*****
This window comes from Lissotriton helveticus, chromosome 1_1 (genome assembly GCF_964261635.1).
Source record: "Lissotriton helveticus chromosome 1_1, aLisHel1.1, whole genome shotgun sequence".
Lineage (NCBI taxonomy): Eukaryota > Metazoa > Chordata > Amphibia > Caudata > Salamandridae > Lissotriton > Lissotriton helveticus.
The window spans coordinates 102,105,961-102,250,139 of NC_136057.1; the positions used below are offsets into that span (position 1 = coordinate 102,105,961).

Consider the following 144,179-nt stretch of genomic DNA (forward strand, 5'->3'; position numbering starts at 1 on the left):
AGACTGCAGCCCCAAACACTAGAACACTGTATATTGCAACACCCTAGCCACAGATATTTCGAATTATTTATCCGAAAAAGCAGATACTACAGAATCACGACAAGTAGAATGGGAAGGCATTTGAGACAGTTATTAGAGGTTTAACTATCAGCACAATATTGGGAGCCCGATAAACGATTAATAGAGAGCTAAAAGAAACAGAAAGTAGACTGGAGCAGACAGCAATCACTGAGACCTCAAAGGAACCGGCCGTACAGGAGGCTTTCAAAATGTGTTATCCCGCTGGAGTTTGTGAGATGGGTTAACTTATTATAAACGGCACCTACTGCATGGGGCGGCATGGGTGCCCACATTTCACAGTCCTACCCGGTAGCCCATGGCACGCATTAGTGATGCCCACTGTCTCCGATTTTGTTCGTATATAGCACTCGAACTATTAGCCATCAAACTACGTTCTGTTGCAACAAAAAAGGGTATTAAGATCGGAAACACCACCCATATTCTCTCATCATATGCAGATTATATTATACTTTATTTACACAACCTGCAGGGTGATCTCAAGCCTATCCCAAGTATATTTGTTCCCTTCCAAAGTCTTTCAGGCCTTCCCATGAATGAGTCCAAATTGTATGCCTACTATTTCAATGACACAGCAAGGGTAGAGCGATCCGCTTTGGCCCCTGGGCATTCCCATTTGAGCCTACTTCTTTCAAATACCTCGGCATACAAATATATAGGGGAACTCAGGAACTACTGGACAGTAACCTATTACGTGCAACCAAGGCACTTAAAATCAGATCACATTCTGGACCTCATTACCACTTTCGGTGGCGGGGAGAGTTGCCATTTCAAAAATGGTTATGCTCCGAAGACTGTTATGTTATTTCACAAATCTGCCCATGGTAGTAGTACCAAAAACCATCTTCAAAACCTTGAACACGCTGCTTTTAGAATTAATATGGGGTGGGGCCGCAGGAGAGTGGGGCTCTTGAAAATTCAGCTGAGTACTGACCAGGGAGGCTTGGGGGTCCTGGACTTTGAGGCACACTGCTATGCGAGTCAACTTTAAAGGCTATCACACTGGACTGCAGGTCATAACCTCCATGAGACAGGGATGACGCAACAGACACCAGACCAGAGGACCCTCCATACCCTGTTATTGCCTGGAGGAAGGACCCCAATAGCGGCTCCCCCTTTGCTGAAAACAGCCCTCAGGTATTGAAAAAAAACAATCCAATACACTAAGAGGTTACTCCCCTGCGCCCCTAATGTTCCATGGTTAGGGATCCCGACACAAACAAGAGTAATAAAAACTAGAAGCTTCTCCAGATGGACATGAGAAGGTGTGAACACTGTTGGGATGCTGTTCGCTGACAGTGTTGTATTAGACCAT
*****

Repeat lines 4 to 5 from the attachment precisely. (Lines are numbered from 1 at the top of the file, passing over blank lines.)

The window spans coordinates 102,105,961-102,250,139 of NC_136057.1; the positions used below are offsets into that span (position 1 = coordinate 102,105,961).

Consider the following 144,179-nt stretch of genomic DNA (forward strand, 5'->3'; position numbering starts at 1 on the left):